There are 56 F-35 Lightning II Joint Strike Fighters being assembled at Lockheed Martin's facility in Fort Worth. But because only 20 per cent of the testing for the most advanced fighter-bomber in US history is completed, each will probably have to get million-dollar-or-more fixes later.
The F-35 is already the most costly US weapons program underway at about $385 billion. But that figure may go higher with overrun of the per-plane contract price for the 56 craft being assembled - along with the future multimillion-dollar fixes likely to be required for them - and the 15 F-35s completed but not yet delivered to the military services.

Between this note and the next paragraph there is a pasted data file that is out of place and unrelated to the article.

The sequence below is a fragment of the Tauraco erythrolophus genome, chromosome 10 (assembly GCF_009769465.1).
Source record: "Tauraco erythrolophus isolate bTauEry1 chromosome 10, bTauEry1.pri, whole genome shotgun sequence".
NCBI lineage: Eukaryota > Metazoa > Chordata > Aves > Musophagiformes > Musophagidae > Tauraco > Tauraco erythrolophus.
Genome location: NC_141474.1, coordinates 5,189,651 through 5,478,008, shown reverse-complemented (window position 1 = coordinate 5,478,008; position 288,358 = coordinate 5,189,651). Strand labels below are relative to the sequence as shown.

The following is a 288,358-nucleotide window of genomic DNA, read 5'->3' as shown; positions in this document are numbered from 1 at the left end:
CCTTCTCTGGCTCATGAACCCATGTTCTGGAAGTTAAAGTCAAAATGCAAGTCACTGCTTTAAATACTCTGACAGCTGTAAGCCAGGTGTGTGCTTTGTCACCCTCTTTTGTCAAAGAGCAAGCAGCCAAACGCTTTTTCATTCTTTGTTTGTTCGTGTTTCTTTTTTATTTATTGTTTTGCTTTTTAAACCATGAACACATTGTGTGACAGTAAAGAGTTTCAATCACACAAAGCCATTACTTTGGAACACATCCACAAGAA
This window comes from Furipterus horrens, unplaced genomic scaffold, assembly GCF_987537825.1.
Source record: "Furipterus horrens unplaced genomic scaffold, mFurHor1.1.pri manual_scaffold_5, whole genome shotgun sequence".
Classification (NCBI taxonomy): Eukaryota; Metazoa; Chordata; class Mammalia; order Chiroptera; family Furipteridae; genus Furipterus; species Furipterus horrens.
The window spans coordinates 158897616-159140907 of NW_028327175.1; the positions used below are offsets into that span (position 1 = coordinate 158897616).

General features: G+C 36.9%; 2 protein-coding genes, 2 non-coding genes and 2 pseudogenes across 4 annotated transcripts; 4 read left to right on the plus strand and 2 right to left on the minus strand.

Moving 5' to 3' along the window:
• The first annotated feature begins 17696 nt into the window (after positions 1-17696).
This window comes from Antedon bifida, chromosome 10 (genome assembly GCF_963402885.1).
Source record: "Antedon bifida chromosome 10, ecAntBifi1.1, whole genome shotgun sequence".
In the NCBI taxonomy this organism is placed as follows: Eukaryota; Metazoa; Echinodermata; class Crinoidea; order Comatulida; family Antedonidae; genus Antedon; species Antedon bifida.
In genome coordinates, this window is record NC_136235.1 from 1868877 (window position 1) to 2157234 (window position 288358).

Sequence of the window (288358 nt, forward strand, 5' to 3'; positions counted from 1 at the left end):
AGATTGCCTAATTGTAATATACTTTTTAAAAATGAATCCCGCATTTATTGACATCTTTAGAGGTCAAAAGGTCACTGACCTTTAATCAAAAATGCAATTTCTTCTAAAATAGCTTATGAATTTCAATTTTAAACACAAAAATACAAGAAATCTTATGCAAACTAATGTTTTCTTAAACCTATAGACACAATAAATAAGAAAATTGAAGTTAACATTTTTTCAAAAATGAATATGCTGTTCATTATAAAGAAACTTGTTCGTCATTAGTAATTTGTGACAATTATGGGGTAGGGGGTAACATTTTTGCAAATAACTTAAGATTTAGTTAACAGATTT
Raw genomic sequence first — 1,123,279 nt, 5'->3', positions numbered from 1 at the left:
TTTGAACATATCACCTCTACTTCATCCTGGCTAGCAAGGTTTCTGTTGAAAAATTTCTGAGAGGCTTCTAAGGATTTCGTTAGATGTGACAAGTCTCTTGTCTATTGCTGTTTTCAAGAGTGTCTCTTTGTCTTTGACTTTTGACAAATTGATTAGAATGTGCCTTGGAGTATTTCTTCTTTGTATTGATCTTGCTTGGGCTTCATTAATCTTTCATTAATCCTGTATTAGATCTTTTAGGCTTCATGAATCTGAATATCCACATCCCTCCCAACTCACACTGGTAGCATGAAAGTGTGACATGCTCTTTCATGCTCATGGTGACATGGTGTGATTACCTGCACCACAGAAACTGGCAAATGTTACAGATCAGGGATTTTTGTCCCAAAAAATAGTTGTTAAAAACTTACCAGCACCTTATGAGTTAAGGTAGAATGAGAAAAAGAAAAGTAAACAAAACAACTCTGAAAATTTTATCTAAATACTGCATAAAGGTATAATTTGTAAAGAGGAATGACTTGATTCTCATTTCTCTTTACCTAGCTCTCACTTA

The plane is being built with the most sophisticated stealth technology, but initial flight tests have turned up hot spots and cracks associated with metal and composites used on most new aircraft.
The development of the software controlling the F-35's major warfighting functions, the most complex ever planned for an airplane, has been delayed so that the last block will not be introduced to the aircraft until at least June 2015.
Earlier this month, Vice Adm. David J. Venlet, executive officer for the F-35 program, said in an interview with the online service AOL that he recommended slowing down current production lines to reduce the replacement costs that will be necessary in aircraft produced before testing is completed.
Production had already been slowed twice.
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